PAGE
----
With the recent release of 347.88 drivers, NVIDIA adds official support for the NV_command_list extension. This extension has already been disclosed at last year’s SIGGRAPH ASIA and just days ago at the GPU Technology Conference 2015. The GTC presentation highlights the various benefits of the extension and the new possibilities it allows. Its primary goal is to allow current OpenGL applications to leverage the hardware to its full degree by providing the quickest possible path through the driver and benefit from future graphics API trends today. When adopting new concepts such as pipeline state objects and command buffers in current OpenGL applications, developers can also familiarize themselves with these modern software approaches and the implications and possibilities they have on their software architecture. However its feature set goes beyond what other graphics APIs are offering by enhancing the draw indirect mechanism with a flexible and extensible token-based command buffer approach. The spec can be found at the NVIDIA developer site and will be posted to the OpenGL registry soon. Sample code is provided.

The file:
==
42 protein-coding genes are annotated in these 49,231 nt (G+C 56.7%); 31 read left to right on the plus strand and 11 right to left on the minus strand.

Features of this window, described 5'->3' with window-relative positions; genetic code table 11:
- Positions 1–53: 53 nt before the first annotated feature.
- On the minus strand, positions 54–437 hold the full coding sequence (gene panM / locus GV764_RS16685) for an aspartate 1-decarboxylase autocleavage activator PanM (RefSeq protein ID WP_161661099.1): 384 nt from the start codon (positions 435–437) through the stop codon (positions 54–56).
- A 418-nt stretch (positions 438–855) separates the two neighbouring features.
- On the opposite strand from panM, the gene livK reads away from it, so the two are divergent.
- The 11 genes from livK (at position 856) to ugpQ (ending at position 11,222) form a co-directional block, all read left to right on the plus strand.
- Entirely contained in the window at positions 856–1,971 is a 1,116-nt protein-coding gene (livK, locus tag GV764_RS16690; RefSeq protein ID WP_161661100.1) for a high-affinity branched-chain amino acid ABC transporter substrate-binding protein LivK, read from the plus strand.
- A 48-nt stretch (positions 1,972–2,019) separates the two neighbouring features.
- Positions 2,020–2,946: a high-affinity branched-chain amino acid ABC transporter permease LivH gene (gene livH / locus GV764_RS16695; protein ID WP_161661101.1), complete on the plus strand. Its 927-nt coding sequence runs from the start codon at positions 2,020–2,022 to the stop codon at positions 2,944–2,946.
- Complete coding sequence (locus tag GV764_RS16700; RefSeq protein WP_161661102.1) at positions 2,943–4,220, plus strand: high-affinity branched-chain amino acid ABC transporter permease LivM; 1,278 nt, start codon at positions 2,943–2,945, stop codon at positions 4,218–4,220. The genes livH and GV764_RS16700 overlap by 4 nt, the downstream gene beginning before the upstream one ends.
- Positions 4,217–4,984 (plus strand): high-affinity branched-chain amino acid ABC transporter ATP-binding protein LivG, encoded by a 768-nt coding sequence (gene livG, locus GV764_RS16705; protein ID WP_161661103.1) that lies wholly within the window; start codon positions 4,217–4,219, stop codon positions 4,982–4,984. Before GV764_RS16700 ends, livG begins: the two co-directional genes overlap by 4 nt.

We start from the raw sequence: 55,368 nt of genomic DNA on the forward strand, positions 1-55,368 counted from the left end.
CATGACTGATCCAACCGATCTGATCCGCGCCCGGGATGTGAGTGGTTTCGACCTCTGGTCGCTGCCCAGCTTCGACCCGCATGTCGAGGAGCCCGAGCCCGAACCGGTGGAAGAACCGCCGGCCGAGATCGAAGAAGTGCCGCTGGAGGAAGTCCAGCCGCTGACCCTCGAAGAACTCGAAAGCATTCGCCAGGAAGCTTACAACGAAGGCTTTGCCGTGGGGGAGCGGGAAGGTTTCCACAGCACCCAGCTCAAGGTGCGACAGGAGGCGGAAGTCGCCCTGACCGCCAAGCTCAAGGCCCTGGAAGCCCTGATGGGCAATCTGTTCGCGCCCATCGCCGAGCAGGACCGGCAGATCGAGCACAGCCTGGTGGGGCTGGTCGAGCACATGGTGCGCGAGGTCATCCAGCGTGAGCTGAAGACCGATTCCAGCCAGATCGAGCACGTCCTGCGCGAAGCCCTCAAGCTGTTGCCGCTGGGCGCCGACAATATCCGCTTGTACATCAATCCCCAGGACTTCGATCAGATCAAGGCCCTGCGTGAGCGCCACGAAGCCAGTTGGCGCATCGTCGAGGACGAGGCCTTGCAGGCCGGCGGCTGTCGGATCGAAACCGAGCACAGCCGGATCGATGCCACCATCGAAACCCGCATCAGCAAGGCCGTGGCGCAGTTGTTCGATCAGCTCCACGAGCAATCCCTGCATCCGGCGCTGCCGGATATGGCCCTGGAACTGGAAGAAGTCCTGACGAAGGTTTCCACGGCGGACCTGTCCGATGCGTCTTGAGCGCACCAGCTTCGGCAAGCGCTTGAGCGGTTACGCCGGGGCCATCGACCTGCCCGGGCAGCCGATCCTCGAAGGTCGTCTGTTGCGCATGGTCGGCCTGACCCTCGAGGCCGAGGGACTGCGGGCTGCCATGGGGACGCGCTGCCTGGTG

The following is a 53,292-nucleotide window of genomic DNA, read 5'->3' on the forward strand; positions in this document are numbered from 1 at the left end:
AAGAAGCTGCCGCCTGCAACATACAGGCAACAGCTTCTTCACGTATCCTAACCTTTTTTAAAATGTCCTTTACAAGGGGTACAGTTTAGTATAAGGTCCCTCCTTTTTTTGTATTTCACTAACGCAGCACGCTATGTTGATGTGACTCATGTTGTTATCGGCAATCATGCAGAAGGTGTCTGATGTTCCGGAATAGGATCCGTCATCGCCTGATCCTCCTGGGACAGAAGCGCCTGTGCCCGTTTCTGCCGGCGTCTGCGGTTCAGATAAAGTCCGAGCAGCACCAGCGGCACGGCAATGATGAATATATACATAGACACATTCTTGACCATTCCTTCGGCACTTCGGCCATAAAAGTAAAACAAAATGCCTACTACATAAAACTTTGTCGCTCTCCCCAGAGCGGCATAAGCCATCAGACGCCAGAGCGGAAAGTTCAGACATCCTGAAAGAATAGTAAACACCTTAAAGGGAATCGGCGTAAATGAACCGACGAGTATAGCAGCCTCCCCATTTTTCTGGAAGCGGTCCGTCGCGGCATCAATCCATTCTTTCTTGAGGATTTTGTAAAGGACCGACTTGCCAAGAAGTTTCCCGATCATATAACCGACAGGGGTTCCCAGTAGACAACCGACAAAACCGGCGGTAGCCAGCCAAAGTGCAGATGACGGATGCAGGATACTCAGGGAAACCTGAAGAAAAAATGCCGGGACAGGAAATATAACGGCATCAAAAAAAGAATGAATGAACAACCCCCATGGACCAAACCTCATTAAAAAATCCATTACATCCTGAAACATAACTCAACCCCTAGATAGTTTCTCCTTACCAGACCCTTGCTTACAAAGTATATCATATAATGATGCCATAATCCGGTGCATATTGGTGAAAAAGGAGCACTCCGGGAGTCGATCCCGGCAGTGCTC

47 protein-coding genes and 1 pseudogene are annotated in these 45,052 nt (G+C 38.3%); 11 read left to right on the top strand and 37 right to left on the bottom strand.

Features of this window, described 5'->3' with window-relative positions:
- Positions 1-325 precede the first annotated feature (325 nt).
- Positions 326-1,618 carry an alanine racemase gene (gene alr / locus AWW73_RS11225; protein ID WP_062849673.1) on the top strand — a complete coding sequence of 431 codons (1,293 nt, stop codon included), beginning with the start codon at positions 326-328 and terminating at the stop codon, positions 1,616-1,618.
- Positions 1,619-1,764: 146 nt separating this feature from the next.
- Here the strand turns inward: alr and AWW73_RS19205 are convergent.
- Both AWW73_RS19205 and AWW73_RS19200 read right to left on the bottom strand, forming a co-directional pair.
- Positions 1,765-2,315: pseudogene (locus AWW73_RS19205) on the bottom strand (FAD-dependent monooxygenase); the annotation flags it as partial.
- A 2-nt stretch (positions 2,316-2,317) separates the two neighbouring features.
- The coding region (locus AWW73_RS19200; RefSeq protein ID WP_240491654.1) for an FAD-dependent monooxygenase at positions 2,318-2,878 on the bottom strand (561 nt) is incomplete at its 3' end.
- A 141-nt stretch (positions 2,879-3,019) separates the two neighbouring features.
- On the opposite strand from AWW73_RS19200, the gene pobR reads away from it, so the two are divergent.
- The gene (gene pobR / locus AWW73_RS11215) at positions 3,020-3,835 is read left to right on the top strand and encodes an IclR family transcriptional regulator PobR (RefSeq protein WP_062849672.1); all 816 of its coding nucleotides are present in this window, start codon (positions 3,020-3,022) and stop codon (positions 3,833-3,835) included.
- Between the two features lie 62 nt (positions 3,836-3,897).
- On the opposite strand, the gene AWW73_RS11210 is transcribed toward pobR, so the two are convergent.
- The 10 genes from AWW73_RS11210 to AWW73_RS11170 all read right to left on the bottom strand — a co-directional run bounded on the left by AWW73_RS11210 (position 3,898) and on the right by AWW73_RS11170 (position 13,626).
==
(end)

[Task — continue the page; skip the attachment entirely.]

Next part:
CL3VER, the cloud based platform for interactive 3D presentations, releases CL3VER 3.0, the new generation of the platform dedicated to engineers, architects, and other design professionals. 3.0 a much improved version of the CL3VER platform that includes WebGL GPU-based real-time lightmap technology, V-ray material support and a new scene sharing system that will speed up the production workflow for WebGL based interactive 3D presentations.
As more and more devices support the OpenGL ES 3.1 graphics feature set, there needs to be a benchmark to test these devices and see how well they do with OpenGL ES 3.1 games that take advantage of all the new features. RightWare has released its newest version of Basemark ES, which is also the only benchmark tool available on the market to test the new OpenGL ES 3.1 features -- Basemark ES 3.1.
G-Truc Creation has posted an excellent and well balanced overview of SPIR-V – The first open standard intermediate language for parallel compute and graphics. "I am looking forward to the shading language revolution that SPIR-V will lead to, one step at a time!" sums up Christophe Riccio.
Mozilla is introducing a preview of WebGL 2, which is still under development by the WebGL working group. WebGL 2 is based on OpenGL ES 3.0, and brings with it many improvements and additions to help developers create stunning visuals on the Web. WebGL 2 will raise many restrictions and add new capabilities compared to WebGL 1. For example, while WebGL 1 only required support for being able to render using 8 textures at a time, WebGL 2 raises this minimum limit to 32.